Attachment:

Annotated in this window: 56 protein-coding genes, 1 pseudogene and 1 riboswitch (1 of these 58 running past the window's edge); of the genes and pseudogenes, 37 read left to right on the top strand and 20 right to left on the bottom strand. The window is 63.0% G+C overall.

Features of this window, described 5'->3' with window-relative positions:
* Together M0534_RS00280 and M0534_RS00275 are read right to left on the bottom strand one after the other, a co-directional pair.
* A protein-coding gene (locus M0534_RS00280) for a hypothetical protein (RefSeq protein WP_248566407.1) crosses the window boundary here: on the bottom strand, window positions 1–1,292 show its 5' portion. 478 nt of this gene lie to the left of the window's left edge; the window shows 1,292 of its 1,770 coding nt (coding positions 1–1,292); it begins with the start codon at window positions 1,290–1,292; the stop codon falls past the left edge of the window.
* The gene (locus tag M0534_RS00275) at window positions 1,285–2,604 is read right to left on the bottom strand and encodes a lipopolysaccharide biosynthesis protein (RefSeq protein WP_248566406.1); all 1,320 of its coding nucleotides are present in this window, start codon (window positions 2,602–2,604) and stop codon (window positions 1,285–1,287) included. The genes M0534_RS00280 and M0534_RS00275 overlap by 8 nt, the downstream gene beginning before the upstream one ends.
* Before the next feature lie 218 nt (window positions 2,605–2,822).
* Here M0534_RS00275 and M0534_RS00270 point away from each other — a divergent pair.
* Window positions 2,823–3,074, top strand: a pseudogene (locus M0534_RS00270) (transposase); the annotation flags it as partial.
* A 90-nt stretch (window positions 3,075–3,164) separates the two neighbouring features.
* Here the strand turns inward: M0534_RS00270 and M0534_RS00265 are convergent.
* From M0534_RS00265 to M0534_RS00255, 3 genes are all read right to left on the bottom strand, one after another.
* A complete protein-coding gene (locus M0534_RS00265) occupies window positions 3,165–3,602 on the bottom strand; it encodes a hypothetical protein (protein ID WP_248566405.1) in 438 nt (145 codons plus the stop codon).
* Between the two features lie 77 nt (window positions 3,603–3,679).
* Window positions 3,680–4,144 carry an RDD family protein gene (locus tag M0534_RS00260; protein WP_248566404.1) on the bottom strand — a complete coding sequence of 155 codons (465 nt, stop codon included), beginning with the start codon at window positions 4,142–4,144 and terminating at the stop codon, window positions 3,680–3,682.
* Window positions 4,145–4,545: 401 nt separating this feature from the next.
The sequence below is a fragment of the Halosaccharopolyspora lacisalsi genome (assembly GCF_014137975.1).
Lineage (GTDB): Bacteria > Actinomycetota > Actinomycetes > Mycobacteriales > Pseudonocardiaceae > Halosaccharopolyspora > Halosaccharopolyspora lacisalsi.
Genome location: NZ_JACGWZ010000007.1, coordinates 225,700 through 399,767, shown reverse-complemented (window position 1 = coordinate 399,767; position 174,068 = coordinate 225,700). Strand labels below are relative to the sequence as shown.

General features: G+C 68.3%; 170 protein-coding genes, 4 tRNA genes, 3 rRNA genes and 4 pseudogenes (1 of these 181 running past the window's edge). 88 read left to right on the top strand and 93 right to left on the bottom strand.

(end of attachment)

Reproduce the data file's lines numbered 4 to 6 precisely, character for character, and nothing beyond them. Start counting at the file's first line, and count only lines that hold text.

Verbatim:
* A protein-coding gene (locus M0534_RS00280) for a hypothetical protein (RefSeq protein WP_248566407.1) crosses the window boundary here: on the bottom strand, window positions 1–1,292 show its 5' portion. 478 nt of this gene lie to the left of the window's left edge; the window shows 1,292 of its 1,770 coding nt (coding positions 1–1,292); it begins with the start codon at window positions 1,290–1,292; the stop codon falls past the left edge of the window.
* The gene (locus tag M0534_RS00275) at window positions 1,285–2,604 is read right to left on the bottom strand and encodes a lipopolysaccharide biosynthesis protein (RefSeq protein WP_248566406.1); all 1,320 of its coding nucleotides are present in this window, start codon (window positions 2,602–2,604) and stop codon (window positions 1,285–1,287) included. The genes M0534_RS00280 and M0534_RS00275 overlap by 8 nt, the downstream gene beginning before the upstream one ends.
* Before the next feature lie 218 nt (window positions 2,605–2,822).